European UAS firms are falling behind in this flurry of activity. They lack the strong venture capital funding and large, unified domestic drone market enjoyed by US firms. As a result, some European drone firms have either moved their headquarters or significant operations to the United States. The new EASA rules should go far to remedy this situation.
The worldwide drone market’s evolution is clear from venture capital trends. Increasingly venture capital funding is shifting from hardware to software and services that will make existing drones more useful.
Funding is being used to develop the business tools that are needed to quickly allow industry to develop scale, such as national networks of service providers and improved analytics to make UAS easier to use and more proscriptive. It is also going to the companies that will lay the foundations for access to airspace such as detect and avoid technology and unmanned traffic management.
Despite its promise for future growth, the current market is cut-throat. Market development is rapid, but a gap has emerged. While the market is growing, the massive number of startups and investments by existing companies has created capacity that outstrips the market. That is being aggravated by the impact of the pandemic.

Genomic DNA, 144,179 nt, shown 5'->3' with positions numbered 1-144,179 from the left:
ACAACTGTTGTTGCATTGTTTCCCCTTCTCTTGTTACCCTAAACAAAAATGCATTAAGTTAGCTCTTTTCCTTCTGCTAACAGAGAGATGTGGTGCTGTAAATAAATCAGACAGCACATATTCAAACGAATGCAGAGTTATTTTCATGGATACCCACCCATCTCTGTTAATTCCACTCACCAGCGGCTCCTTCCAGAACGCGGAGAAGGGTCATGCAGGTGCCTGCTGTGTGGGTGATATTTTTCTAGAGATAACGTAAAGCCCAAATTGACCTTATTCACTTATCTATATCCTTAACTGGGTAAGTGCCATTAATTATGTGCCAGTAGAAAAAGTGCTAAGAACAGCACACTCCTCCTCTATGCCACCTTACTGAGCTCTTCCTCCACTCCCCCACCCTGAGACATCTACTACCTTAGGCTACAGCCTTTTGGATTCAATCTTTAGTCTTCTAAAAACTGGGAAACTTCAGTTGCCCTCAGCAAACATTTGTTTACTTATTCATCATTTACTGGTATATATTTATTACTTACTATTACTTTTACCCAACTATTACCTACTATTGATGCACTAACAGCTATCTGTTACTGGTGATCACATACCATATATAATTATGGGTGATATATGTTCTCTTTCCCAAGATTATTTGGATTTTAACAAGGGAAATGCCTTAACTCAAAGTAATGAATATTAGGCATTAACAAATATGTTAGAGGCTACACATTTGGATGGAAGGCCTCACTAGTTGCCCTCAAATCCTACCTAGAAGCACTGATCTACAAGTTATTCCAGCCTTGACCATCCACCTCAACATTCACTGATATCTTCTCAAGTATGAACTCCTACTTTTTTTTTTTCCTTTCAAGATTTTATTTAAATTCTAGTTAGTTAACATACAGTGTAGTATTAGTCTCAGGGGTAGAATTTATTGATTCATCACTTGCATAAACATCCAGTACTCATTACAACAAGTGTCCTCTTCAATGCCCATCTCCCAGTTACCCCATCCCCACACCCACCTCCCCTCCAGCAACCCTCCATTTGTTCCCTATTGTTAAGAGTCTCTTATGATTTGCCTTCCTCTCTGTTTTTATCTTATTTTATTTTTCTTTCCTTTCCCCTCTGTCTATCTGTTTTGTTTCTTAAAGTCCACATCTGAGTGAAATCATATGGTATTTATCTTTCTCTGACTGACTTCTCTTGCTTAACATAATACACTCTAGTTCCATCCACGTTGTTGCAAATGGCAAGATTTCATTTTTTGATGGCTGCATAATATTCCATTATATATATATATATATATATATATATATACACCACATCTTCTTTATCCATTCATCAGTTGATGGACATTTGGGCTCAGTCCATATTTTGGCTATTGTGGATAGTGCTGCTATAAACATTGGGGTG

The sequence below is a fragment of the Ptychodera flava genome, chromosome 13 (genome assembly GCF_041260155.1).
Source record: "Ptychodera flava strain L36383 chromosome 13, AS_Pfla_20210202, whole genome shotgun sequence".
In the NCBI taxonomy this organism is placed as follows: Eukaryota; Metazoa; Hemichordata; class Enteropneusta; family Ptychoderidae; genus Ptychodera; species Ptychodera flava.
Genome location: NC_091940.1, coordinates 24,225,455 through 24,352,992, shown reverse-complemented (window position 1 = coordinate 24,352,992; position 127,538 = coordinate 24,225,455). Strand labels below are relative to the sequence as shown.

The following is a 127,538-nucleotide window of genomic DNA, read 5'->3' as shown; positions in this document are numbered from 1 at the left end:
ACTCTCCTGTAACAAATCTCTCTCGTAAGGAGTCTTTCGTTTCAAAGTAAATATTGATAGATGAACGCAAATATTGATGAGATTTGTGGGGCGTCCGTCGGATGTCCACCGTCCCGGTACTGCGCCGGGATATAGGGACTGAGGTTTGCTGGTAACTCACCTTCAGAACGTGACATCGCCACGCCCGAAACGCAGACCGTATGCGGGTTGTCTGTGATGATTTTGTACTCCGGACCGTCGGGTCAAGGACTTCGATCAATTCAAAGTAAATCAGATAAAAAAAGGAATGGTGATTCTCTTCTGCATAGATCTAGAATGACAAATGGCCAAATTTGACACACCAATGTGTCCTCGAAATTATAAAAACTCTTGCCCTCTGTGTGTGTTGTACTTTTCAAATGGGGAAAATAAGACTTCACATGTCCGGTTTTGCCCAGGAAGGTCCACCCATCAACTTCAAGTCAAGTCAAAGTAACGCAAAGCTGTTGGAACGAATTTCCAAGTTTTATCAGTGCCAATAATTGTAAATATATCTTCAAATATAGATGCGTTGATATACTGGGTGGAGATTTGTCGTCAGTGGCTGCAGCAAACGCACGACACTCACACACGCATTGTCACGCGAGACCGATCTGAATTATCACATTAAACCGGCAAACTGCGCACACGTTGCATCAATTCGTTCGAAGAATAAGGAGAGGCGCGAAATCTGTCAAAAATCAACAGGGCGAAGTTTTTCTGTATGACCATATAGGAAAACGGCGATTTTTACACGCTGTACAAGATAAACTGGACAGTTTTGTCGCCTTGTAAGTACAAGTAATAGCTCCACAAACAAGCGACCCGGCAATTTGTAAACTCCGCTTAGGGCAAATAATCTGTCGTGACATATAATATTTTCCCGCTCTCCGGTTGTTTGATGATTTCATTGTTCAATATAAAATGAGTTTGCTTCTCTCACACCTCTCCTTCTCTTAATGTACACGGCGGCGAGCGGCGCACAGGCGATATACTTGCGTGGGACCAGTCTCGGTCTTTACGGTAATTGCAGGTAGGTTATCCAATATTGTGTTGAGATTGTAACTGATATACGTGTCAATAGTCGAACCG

A large number of drone manufacturers are pursuing a nascent market. Drone service prices have fallen rapidly to accommodate the large influx of providers, particularly in providing simple services such as real estate photography.
The industry shake-up will intensify in coming years. As companies are forced to evolve quickly to deal with intense competition, consolidation promises to accelerate in the industry. Teal Group anticipates that well over half of the companies now involved in commercial drones will be out of the market in five years. Some well-known companies are al-ready bankrupt, and more will follow in coming years. Others will be sold.